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Strategic human resource management and knowledge management  

This chapter examines knowledge management concepts and the role of HRM within knowledge management. It first defines and explains the concepts of ‘knowledge’ and ‘knowledge management’. Second, the chapter evaluates theoretical perspectives that can be used to explain the nature of knowledge and its contribution to organizations. The chapter critically explores the contribution of knowledge management to organizational performance, followed by a discussion of the contribution of HRM to knowledge management. It considers the role of HRM practices in enhancing knowledge sharing and seeking, as well as their role in preventing knowledge hiding. The chapter concludes with a discussion of the facilitators and barriers to knowledge management in organizations.

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Strategic human resource management and performance  

This chapter discusses the circumstances in which HRM might be associated with improved performance outcomes. First, it considers some of the key findings arising out of research on the topic, differentiating between outcomes at the individual, unit, and organizational levels. Second, it evaluates the theoretical frameworks that have been used to explain the mechanisms underpinning the HRM–performance linkage and explain the process by which interventions in the-HRM arena are expected to give rise to outcomes. It then explores some of the critiques relating to this body of research, before considering recent calls for sustainable approaches to HRM that go beyond narrow considerations of firm performance. Finally, the chapter examines some of the methodologies used by human resource practitioners to evaluate and measure the contribution of the HR department to organizational performance.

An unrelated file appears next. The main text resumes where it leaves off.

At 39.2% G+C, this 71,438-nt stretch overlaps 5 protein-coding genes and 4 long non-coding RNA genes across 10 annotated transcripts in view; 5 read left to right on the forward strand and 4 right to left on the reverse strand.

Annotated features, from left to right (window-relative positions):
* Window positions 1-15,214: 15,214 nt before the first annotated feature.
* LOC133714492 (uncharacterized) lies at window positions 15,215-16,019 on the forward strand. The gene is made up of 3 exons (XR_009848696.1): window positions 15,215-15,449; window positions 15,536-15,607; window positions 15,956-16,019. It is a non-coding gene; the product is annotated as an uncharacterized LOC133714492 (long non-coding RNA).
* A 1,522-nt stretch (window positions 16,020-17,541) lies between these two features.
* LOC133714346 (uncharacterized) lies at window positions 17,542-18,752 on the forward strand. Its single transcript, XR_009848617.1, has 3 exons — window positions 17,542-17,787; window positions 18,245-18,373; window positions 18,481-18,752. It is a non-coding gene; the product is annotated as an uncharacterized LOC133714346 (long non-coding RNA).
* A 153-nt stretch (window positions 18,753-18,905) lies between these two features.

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Strategic human resource management and talent management  

This chapter looks into talent management and evaluates the issues and debates that surround the concept. It analyses the concepts of ‘talent’ and ‘talent management’ and highlights the lack of conceptual clarity that exists in how they are defined. The chapter also considers key debates within talent management, including the concept of ‘talent mindset’, ‘employee value proposition’, inclusive or exclusive approaches to talent management, and debates about differentiation of talent. Then, it examines the talent management process, focusing on the acquisition, development, retention, and evaluation of talent. The chapter concludes with a discussion of the place of talent management within HRM.